Studies show that the flu vaccine may lower the risk of having a stroke

According to a new observational study published in the journal American Academy of Neurology, there may be a serious benefit from getting vaccinated for the flu that goes beyond protecting against viruses.

Studies have shown that people who got the flu vaccine were less likely to have a stroke. In particular, the study focused on ischemic stroke, which, according to the American Heart Association, “accounts for about 87% of all strokes,” and occurs when blood flow to the brain is blocked.

The 14-year study was conducted in Spain and included 14,322 stroke survivors. Each person was compared with five people of the same age and sex who had never had a stroke. All subjects were between 40 and 99 years of age.

The researchers compared the date of the stroke with the date of the flu vaccination to see if participants had received the vaccination at least 14 days before the stroke. They also looked at these time frames in people who did not have a stroke.

About 41.4% of people who experienced a stroke during the study period received the flu vaccine, compared with 40.5% of those who did not have a stroke. However, after adjusting to problems such as vascular disease (people in the vaccinated group had more risk factors for stroke, such as high blood pressure or cholesterol), it was found that people who received the flu vaccine each year were 12% less likely to have a stroke than those who did not receive the vaccine.

The flu vaccine can protect you from more than just the flu.

Experts aren’t entirely sure why the flu vaccine might reduce the risk of a stroke.

The exact rationale behind this positive result is currently unclear, but scientists have some theories. Study author Dr. Francisco JosĂ© de Abajo told Medical News Today that “at this stage we can only speculate on the mechanisms, but there is some evidence from previous studies … which suggests that influenza vaccination may reduce inflammatory mediators.”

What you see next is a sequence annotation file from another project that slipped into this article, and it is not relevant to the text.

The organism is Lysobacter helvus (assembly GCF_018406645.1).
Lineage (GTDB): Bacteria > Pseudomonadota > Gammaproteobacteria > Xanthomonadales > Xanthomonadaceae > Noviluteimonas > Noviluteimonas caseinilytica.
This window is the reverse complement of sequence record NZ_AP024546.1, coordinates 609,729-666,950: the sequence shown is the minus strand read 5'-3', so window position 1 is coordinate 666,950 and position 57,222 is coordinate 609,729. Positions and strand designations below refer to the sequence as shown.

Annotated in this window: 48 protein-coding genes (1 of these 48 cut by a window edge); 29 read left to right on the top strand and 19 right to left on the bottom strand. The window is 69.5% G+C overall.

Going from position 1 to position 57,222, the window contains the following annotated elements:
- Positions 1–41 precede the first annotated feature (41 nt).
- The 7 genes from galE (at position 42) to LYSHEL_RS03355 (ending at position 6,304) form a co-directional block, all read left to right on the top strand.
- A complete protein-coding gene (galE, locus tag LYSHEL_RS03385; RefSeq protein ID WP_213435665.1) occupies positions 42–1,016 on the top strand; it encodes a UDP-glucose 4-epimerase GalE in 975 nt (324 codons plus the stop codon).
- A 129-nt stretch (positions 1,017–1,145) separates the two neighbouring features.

And according to the American Heart Association, “systemic markers of inflammation have been shown to be markers of stroke risk.” Thus, reducing inflammation may be responsible for a reduced risk of stroke in study participants.

Moreover, not all vaccines lead to a lower risk of stroke – the researchers found that the pneumonia vaccine did not have the same effect, leading them to believe that there is a link between the flu vaccine and a lower risk of stroke.

That said, the new study has some limitations. It was observational and ignored other factors such as diet and exercise in the subjects’ daily lives. Exercise, a nutritious diet, and a healthy weight all help reduce the risk of stroke. It is possible that people who are more susceptible to vaccines are also adopting good health practices in other areas.

Either way, it’s important to get the flu shot.

The flu vaccine is an important way to protect yourself and those around you from catching the virus. According to the Centers for Disease Control and Prevention, flu kills tens of thousands of people each year and infects more than 9,000,000 people each year.

While many people can fight the virus, it is a very risky disease for the elderly, young children, and people with conditions like asthma and COPD, Dr. Bert E. Johansson, a vaccine expert at the National Hispanic Medical Association previously said. HuffPost.

By getting the flu vaccine, you reduce your risk of catching the virus, protecting your loved ones – and possibly even reducing your risk of a stroke.

“These results are another reason people should get the flu shot every year, especially if they have an increased risk of stroke,” de Abajo said in a statement. “The possibility of reducing the risk of stroke by doing this simple action is very convincing.”

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